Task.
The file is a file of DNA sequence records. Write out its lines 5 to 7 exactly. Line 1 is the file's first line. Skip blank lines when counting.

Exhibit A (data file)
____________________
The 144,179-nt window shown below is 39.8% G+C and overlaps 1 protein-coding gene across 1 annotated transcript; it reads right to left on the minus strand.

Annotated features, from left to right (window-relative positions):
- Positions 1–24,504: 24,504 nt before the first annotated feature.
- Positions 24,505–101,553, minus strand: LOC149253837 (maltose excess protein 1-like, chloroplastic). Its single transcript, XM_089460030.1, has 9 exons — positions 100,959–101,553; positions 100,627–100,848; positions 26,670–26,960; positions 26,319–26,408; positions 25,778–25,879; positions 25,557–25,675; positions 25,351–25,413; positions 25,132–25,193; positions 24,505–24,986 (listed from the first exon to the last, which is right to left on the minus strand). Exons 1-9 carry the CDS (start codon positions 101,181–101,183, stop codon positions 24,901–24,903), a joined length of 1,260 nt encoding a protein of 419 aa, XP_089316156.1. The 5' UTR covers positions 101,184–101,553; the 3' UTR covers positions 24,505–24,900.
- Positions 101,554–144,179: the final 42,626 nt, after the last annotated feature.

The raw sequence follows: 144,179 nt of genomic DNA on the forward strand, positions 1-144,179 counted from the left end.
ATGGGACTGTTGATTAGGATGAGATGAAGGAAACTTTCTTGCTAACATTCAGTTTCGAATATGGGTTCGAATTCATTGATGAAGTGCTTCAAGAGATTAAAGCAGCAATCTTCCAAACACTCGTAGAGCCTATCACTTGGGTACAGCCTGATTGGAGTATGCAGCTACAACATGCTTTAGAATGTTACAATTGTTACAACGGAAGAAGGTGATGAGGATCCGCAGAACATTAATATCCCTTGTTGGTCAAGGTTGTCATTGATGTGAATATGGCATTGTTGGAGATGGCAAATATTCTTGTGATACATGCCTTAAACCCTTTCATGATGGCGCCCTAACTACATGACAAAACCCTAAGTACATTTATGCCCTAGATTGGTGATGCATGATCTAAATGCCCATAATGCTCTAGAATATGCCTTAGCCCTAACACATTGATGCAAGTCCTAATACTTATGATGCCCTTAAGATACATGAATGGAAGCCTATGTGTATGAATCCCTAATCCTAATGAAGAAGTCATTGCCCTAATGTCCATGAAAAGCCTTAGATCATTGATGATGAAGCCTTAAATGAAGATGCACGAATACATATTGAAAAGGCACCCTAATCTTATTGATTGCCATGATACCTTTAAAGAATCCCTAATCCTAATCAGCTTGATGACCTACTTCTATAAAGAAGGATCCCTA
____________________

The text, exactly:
- Positions 101,554–144,179: the final 42,626 nt, after the last annotated feature.

The raw sequence follows: 144,179 nt of genomic DNA on the forward strand, positions 1-144,179 counted from the left end.
ATGGGACTGTTGATTAGGATGAGATGAAGGAAACTTTCTTGCTAACATTCAGTTTCGAATATGGGTTCGAATTCATTGATGAAGTGCTTCAAGAGATTAAAGCAGCAATCTTCCAAACACTCGTAGAGCCTATCACTTGGGTACAGCCTGATTGGAGTATGCAGCTACAACATGCTTTAGAATGTTACAATTGTTACAACGGAAGAAGGTGATGAGGATCCGCAGAACATTAATATCCCTTGTTGGTCAAGGTTGTCATTGATGTGAATATGGCATTGTTGGAGATGGCAAATATTCTTGTGATACATGCCTTAAACCCTTTCATGATGGCGCCCTAACTACATGACAAAACCCTAAGTACATTTATGCCCTAGATTGGTGATGCATGATCTAAATGCCCATAATGCTCTAGAATATGCCTTAGCCCTAACACATTGATGCAAGTCCTAATACTTATGATGCCCTTAAGATACATGAATGGAAGCCTATGTGTATGAATCCCTAATCCTAATGAAGAAGTCATTGCCCTAATGTCCATGAAAAGCCTTAGATCATTGATGATGAAGCCTTAAATGAAGATGCACGAATACATATTGAAAAGGCACCCTAATCTTATTGATTGCCATGATACCTTTAAAGAATCCCTAATCCTAATCAGCTTGATGACCTACTTCTATAAAGAAGGATCCCTA